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Supreme Court To Hear First Major Abortion Case Since Kavanaugh’s Confirmation. Here’s What To Know

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Mary Margaret Olohan Social Issues Reporter
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  • The Supreme Court will take up June Medical Services v. Russo Wednesday in its first abortion case in four years.
  • Opponents of the law argue that abortion providers shouldn’t have to have admitting privileges in hospital as Louisiana law states.
  • Advocates of the argue it only makes women safer from improperly performed procedures.
  • “Abortion is extremely safe,” the Center for Reproductive Rights maintains.

The United States Supreme Court will hear an abortion case for the first time in Justice Brett Kavanaugh’s tenure as a Louisiana abortion business challenges a state law that defendants say protects women.

The court will take up June Medical Services v. Russo Wednesday, a case in which an abortion provider challenges a 2014 Louisiana state law that requires abortion providers to have admitting privileges in a hospital within 30 miles of the abortion facility. These admitting privileges would allow a woman to go directly to the hospital if she needs urgent care.

Pro-abortion opponents say that the law, the Unsafe Abortion Protection Act or Act 620, would hinder and potentially eliminate abortion access in Louisiana. About 10,000 abortions were performed in the state in 2017, according to the Guttmacher Institute. (RELATED: Here’s What College Students Had To Say About Third-Trimester Abortions)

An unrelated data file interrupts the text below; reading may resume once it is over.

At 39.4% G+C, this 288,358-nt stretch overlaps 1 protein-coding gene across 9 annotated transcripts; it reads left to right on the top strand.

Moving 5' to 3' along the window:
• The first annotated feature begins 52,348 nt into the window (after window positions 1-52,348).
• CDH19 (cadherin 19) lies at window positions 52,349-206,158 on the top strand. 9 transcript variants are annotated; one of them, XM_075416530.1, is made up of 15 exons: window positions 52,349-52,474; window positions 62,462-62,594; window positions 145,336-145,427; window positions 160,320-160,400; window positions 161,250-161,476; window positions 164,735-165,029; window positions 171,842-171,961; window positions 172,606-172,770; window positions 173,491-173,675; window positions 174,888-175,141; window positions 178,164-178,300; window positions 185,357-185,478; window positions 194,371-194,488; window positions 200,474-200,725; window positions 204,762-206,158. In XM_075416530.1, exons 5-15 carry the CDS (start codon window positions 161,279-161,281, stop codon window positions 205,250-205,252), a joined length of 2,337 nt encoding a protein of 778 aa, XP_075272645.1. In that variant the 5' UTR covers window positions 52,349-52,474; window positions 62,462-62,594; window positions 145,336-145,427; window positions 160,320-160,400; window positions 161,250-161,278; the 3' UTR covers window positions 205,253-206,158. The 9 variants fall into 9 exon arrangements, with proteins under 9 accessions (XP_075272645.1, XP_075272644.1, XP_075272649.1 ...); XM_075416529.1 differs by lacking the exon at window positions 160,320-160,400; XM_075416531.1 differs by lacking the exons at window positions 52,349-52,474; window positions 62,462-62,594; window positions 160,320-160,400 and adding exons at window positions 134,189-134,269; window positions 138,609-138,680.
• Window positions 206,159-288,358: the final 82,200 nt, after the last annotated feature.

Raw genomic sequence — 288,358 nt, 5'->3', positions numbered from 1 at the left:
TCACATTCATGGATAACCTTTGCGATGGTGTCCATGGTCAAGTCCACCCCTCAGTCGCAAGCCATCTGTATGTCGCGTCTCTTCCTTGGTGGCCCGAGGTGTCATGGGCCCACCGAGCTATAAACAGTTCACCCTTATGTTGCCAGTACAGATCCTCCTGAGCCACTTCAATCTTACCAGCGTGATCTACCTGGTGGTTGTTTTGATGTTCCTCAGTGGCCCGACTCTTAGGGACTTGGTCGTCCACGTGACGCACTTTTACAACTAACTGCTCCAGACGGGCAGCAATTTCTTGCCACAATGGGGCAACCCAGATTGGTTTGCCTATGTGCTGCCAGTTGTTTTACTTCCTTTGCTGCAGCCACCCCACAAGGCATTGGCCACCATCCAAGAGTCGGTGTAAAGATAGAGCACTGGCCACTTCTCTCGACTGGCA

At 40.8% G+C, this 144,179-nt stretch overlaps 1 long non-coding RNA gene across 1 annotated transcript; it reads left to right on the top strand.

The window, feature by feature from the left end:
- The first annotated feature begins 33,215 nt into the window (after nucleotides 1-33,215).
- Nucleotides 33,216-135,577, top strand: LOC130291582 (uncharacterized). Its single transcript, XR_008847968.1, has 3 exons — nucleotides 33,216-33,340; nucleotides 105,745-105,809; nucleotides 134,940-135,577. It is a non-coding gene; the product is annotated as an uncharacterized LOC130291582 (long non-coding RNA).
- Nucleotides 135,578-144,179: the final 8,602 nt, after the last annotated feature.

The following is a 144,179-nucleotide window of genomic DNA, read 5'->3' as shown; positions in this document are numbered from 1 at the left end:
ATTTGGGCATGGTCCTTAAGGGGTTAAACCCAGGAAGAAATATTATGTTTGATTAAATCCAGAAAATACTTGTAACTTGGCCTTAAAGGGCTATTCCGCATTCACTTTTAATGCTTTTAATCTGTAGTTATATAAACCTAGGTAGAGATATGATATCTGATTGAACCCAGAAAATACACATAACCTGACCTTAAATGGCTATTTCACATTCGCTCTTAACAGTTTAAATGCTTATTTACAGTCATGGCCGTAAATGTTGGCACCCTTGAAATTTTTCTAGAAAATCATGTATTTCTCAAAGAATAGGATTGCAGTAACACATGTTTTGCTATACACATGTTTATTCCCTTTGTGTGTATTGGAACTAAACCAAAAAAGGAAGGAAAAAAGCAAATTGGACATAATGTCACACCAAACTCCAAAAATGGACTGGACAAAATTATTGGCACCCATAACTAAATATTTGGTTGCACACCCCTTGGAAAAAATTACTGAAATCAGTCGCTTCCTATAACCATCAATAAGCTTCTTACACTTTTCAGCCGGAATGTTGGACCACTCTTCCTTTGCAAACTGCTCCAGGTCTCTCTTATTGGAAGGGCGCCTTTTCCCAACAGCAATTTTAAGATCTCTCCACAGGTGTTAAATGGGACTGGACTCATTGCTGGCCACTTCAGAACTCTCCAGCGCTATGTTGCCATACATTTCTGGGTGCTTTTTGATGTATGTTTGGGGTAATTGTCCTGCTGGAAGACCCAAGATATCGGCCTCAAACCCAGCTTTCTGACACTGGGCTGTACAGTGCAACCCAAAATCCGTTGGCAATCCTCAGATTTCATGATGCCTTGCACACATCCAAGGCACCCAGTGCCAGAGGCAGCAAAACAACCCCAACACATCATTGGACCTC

Attorneys for the Center for Reproductive Rights, who argue on behalf of June Medical Services, say there are only two abortion providers who have admitting privileges in the state.

There is no medical justification for requiring abortion providers to have admitting privileges, as abortion is extremely safe,” the Center for Reproductive Rights said in an October 2019 press release. CRR originally filed June Medical Services v. Gee in August 2014.

“Hospitals frequently deny admitting privileges to doctors who provide abortions for reasons ranging from ideological opposition to the fact that too few of their patients will ever need hospital care,” the CRR press release adds.

The law has one purpose, Senior Counsel with the Center for Reproductive Rights and one of two lead counsel T.J. Tu told the Daily Caller News Foundation : “to shut down abortion clinics.”

“It would close all of Louisiana’s clinics except one, putting abortion care completely out of reach for many women,” she said.

Tu said that admitting privileges are “almost impossible for abortion providers to obtain,” adding that hospitals deny admitting privileges to abortion doctors “due to ideological opposition, fear of backlash, or because patients rarely ever need to be admitted for follow-up care.”

“Abortion is one of the safest medical procedures in the U.S., with a lower complication rate than colonoscopies or tonsillectomies,” Tu added. “Yet, the state of Louisiana does not require the doctors performing those procedures to have admitting privileges.”

Louisiana Attorney General Jeff Landry maintains that the law does not force clinic closures, citing the Fifth Circuit Court of Appeals finding that “there is no evidence that any of the clinics will close as a result of the Act.” Louisiana abortion providers will be able to obtain admitting privileges if they are providing competent care, Landry said in a February press release

“Louisiana abortionists have gone to extraordinary lengths to block Act 620 – a bipartisan law that promotes the well-being of women and protects minor girls who may find themselves in the hands of incompetent providers and under unsafe conditions,” the AG’s office said in a statement.